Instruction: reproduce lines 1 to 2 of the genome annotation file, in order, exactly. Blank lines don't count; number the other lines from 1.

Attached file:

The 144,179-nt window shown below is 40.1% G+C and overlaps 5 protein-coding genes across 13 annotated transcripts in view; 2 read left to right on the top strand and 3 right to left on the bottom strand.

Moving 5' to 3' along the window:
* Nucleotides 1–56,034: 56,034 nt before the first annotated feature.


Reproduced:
The 144,179-nt window shown below is 40.1% G+C and overlaps 5 protein-coding genes across 13 annotated transcripts in view; 2 read left to right on the top strand and 3 right to left on the bottom strand.

Moving 5' to 3' along the window: